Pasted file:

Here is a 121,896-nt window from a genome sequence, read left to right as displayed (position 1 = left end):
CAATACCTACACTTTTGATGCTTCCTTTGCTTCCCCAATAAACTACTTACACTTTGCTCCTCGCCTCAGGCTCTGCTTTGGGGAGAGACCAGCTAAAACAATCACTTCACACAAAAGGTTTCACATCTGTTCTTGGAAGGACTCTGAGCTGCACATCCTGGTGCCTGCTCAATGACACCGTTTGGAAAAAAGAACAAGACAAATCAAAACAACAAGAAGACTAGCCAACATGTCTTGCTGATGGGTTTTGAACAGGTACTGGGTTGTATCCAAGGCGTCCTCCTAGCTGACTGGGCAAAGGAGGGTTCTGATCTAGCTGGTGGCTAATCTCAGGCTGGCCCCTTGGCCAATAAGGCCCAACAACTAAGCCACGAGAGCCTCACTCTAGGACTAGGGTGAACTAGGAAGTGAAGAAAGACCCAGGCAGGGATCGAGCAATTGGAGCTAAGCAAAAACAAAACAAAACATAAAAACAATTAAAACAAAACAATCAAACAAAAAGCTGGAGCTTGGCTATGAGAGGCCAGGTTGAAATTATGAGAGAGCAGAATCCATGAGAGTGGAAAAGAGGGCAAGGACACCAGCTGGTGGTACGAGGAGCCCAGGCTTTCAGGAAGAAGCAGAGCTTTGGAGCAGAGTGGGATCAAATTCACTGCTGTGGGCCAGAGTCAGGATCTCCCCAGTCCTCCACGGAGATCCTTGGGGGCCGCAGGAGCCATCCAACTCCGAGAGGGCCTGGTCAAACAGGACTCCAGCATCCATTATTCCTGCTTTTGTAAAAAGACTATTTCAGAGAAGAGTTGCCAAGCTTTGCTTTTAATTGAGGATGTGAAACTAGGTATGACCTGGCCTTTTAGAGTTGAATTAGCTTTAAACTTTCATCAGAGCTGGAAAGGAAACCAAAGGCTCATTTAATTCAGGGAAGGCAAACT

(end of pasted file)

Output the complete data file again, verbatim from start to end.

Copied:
Here is a 121,896-nt window from a genome sequence, read left to right as displayed (position 1 = left end):
CAATACCTACACTTTTGATGCTTCCTTTGCTTCCCCAATAAACTACTTACACTTTGCTCCTCGCCTCAGGCTCTGCTTTGGGGAGAGACCAGCTAAAACAATCACTTCACACAAAAGGTTTCACATCTGTTCTTGGAAGGACTCTGAGCTGCACATCCTGGTGCCTGCTCAATGACACCGTTTGGAAAAAAGAACAAGACAAATCAAAACAACAAGAAGACTAGCCAACATGTCTTGCTGATGGGTTTTGAACAGGTACTGGGTTGTATCCAAGGCGTCCTCCTAGCTGACTGGGCAAAGGAGGGTTCTGATCTAGCTGGTGGCTAATCTCAGGCTGGCCCCTTGGCCAATAAGGCCCAACAACTAAGCCACGAGAGCCTCACTCTAGGACTAGGGTGAACTAGGAAGTGAAGAAAGACCCAGGCAGGGATCGAGCAATTGGAGCTAAGCAAAAACAAAACAAAACATAAAAACAATTAAAACAAAACAATCAAACAAAAAGCTGGAGCTTGGCTATGAGAGGCCAGGTTGAAATTATGAGAGAGCAGAATCCATGAGAGTGGAAAAGAGGGCAAGGACACCAGCTGGTGGTACGAGGAGCCCAGGCTTTCAGGAAGAAGCAGAGCTTTGGAGCAGAGTGGGATCAAATTCACTGCTGTGGGCCAGAGTCAGGATCTCCCCAGTCCTCCACGGAGATCCTTGGGGGCCGCAGGAGCCATCCAACTCCGAGAGGGCCTGGTCAAACAGGACTCCAGCATCCATTATTCCTGCTTTTGTAAAAAGACTATTTCAGAGAAGAGTTGCCAAGCTTTGCTTTTAATTGAGGATGTGAAACTAGGTATGACCTGGCCTTTTAGAGTTGAATTAGCTTTAAACTTTCATCAGAGCTGGAAAGGAAACCAAAGGCTCATTTAATTCAGGGAAGGCAAACT